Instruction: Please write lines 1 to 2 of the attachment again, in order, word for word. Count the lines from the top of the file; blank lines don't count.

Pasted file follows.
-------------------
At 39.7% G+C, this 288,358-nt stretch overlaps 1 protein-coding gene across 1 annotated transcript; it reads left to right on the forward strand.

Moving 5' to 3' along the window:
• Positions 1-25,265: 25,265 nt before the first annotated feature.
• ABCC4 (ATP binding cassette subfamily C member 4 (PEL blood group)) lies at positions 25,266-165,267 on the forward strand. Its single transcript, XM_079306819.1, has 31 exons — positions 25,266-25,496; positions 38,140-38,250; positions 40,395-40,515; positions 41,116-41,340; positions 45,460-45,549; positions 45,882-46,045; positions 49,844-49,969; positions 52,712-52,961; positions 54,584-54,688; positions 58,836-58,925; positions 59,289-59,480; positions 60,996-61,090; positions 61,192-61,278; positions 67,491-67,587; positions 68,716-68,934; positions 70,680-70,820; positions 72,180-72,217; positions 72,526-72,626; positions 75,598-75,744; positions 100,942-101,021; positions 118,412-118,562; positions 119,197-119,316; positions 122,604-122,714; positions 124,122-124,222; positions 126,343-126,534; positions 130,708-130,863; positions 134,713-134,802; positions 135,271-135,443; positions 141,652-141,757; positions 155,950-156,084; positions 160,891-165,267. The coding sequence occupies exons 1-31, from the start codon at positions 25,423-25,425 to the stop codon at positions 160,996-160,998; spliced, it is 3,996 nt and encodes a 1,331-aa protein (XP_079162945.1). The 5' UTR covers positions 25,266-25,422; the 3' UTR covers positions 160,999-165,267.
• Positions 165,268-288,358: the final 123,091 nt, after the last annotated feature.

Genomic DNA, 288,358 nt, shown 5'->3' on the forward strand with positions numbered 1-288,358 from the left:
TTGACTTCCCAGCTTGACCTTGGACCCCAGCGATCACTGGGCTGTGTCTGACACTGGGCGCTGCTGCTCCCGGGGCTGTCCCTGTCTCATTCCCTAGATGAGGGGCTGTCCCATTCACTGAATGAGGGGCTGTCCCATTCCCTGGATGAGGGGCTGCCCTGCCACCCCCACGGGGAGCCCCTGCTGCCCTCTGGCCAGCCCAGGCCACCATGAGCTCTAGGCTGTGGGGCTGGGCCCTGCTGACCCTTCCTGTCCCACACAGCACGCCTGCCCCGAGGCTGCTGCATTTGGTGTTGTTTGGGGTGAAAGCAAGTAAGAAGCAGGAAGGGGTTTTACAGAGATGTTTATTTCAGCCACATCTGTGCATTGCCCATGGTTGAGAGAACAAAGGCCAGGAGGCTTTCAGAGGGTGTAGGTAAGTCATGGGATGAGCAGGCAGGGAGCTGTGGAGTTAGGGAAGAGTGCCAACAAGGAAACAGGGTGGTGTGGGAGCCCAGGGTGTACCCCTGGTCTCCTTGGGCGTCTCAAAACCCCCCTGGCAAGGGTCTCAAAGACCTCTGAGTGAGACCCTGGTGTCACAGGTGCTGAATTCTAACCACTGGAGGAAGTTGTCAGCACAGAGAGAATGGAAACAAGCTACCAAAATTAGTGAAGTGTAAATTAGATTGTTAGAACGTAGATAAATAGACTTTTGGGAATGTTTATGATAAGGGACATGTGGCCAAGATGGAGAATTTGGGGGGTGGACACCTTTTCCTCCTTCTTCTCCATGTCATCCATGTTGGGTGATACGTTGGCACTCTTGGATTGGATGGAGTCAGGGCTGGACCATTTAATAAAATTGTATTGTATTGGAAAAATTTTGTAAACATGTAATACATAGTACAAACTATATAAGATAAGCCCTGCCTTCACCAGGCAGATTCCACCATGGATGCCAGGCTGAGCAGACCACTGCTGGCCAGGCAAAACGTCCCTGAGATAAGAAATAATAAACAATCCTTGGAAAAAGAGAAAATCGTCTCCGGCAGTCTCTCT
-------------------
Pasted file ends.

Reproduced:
At 39.7% G+C, this 288,358-nt stretch overlaps 1 protein-coding gene across 1 annotated transcript; it reads left to right on the forward strand.

Moving 5' to 3' along the window: